BQ Insider is an opportunity for you to meet the faces behind Brand Quarterly’s biggest supporters, our Brand Benefactors, and gain access to their valuable insights. In this edition, we talk with:
Chris Hall – Founder and Chief Executive Officer at Bynder
Chris has over 15 years of hands-on experience building online businesses. He has successfully set up and scaled several SaaS businesses – with Bynder being the most notable to date. Chris built these companies on the belief that young people, with the right attitude and coaching, can achieve great results.
Let’s hear Chris’ thoughts on Brand Management, Branding Automation, SaaS, Company Culture, and more…
BQ – From your own brand-building journey, how valuable do you consider company culture to be in building a successful brand?
Chris – Company culture is essential to building a successful brand. At the end of the day, your employees are your best form of “advertising”. A strong company culture turns employees into brand ambassadors, helping you attract talent and communicate your company’s values. I also think that exceptional branding really needs a lot of extra care and energy, something I believe people can only give if they’re truly committed. No amount of money can substitute strong culture and drive.
BQ – In your experience, what is the most common hurdle brands face when implementing a cloud-based brand management system, and how can they overcome it?
BQ – While the benefits to general marketing performance are evident, what role do you see measurement and analytics playing within brand management in particular?
Chris – As a brand becomes more of a value driver, it’s increasingly important to measure its performance to stakeholders. Measuring brand assets, allows a brand to assess which assets are performing the best; for example, you can compare agencies and the time it takes for project completion, and use these insights to establish more efficient branding.
BQ – How closely, do you believe, content management is (or should be) connected to brand management?
Chris – Content management is a ‘consumer’ of brand assets – so, it’s vital they are well connected for brand consistency, efficiency, and measurability. It’s not just about making sure assets are brand compliant, but it also includes the creation, editing and publication of content.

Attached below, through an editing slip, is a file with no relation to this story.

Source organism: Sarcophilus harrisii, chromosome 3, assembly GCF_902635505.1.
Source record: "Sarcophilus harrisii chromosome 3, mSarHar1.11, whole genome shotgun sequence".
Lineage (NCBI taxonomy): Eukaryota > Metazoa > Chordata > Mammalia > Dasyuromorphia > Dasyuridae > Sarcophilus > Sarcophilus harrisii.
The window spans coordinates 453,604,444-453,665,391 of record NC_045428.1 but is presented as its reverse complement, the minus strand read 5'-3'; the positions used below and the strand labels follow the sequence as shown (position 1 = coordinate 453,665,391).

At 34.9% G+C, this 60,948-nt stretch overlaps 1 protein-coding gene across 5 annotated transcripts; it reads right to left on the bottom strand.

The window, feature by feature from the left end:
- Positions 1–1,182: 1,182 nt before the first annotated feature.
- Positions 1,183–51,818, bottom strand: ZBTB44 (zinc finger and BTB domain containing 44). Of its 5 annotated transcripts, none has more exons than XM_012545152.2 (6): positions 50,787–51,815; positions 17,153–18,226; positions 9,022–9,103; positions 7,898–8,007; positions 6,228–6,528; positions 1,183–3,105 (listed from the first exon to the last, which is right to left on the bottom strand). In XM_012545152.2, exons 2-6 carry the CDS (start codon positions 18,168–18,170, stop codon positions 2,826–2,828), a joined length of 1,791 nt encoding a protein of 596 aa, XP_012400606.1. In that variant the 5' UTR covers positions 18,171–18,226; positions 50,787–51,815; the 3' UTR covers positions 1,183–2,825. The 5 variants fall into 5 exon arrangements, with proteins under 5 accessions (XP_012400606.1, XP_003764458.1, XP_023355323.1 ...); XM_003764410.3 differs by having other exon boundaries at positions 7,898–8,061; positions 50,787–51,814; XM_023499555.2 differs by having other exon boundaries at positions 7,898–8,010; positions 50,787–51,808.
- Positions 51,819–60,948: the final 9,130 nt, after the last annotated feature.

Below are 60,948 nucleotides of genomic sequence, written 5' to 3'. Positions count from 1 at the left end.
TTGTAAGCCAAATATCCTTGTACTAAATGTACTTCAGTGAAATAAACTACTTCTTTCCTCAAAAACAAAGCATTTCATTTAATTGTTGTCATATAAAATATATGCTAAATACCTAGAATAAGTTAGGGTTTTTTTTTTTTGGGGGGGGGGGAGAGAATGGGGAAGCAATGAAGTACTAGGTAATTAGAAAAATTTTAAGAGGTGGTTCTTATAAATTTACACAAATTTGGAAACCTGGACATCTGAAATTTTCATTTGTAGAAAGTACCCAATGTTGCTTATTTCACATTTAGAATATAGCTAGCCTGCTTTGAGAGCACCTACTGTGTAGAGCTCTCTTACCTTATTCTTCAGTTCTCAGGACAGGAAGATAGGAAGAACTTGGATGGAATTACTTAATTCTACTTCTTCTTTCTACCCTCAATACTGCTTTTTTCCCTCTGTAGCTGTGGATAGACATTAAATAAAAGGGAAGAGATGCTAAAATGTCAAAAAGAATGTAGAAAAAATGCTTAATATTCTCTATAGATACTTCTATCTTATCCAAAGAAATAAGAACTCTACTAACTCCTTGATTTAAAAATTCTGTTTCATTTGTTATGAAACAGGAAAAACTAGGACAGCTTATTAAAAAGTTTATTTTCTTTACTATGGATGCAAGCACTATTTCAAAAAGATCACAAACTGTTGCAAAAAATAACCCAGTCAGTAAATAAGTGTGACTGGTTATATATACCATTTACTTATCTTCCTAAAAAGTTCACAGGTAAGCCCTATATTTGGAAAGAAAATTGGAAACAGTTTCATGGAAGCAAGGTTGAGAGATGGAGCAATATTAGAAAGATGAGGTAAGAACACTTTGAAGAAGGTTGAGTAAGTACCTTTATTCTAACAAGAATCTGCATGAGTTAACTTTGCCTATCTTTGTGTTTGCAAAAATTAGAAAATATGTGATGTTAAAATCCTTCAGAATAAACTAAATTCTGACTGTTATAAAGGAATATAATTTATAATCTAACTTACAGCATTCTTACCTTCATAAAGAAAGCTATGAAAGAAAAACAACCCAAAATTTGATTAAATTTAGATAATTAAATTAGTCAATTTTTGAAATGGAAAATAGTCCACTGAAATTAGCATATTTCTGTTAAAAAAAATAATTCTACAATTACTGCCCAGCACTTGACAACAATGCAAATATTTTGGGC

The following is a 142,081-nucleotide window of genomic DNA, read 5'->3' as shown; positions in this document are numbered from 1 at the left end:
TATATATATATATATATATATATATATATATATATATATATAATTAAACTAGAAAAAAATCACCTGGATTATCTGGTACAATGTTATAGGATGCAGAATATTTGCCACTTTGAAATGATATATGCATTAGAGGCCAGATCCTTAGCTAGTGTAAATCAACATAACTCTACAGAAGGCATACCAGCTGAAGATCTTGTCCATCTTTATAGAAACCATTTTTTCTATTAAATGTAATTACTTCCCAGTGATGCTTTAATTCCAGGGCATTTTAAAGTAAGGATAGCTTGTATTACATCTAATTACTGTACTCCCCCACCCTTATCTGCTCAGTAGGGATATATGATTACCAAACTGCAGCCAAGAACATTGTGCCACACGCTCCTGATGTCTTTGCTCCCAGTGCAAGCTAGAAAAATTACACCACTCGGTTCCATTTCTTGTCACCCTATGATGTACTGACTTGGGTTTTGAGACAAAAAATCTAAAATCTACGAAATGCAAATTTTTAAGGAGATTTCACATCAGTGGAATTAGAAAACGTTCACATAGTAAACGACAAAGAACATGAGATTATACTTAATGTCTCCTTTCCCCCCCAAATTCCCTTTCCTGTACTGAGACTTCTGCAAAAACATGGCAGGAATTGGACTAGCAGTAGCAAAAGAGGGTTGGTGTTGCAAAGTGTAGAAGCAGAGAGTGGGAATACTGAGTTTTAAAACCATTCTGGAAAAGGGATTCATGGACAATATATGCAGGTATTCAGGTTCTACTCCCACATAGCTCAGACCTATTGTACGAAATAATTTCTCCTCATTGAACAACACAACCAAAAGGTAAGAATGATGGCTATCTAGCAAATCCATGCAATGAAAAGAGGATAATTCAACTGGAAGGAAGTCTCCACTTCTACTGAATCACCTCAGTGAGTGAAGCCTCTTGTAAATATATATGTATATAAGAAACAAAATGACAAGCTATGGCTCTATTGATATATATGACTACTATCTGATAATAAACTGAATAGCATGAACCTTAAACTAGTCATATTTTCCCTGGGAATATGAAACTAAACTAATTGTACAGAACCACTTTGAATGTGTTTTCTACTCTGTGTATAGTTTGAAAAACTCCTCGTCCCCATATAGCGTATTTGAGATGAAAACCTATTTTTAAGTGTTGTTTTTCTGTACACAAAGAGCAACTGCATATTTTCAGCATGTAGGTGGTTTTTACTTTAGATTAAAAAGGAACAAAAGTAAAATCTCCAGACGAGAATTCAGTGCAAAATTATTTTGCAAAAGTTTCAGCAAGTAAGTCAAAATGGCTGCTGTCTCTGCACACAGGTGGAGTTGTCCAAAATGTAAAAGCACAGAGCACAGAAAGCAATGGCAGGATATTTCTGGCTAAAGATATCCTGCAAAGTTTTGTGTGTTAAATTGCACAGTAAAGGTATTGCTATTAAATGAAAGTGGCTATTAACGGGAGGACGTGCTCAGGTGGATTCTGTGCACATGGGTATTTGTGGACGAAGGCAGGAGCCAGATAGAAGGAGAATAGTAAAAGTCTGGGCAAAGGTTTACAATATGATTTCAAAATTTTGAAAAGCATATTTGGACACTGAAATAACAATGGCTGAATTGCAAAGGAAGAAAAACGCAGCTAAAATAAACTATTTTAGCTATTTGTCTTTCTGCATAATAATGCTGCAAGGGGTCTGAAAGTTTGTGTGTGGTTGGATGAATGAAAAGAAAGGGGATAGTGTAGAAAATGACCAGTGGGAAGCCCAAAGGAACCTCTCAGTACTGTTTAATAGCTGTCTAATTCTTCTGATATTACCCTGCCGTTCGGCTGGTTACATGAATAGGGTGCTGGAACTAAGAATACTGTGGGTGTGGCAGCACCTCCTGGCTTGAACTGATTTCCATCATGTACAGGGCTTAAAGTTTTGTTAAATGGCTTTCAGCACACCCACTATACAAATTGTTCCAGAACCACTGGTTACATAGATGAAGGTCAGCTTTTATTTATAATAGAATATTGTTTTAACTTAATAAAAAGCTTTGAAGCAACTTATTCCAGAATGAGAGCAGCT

BQ – As a SaaS developer, how important do you feel is to involve your customers in your innovation and development process?
Chris – Our development roadmap is very much driven by customer feedback. We hold crucial round-table events to gather feedback and ideas. This is also a great opportunity for customers to hear about real world issues that other brands are experiencing. We try to learn what our customers are really spending time on so the features we think of will actually help them out – not just clutter the interface.
BQ – What advice can you offer brands looking to find a balance between a structured and consistent brand, and one that provides flexibility and feels ‘human’?
Chris – A structured and consistent brand should be flexible and feel human. Don’t read consistency as boring, the more consistent a brand, the more room there is for flexibility and alterations. Brand management technology helps you get your (human) brand message out there in a quicker and more structured way.
BQ – If you could create any piece of currently unavailable technology, to improve brand management and branding automation, what would it be?
Chris – We’re fundamentally a development company; I’ve been tinkering with coding since I could talk. Our teams are of that same ‘blood type’, so we have a lot of intrinsic drive to really innovate. We already have beta versions of machine learning (‘intelligent meta tagging’), fingerprinting (like Shazam but for images) and forensic watermarking. The last one especially, will blow your mind.
But I think the real push will be getting more and more data to brand managers about how their brand is performing. If you could actually measure on a 1-to-1 level what people are looking at and what they’re feeling.
Imagine measuring the brain’s response to a certain image and using that data to fine-tune your campaigns. The technology is all there – it just needs to become more mainstream.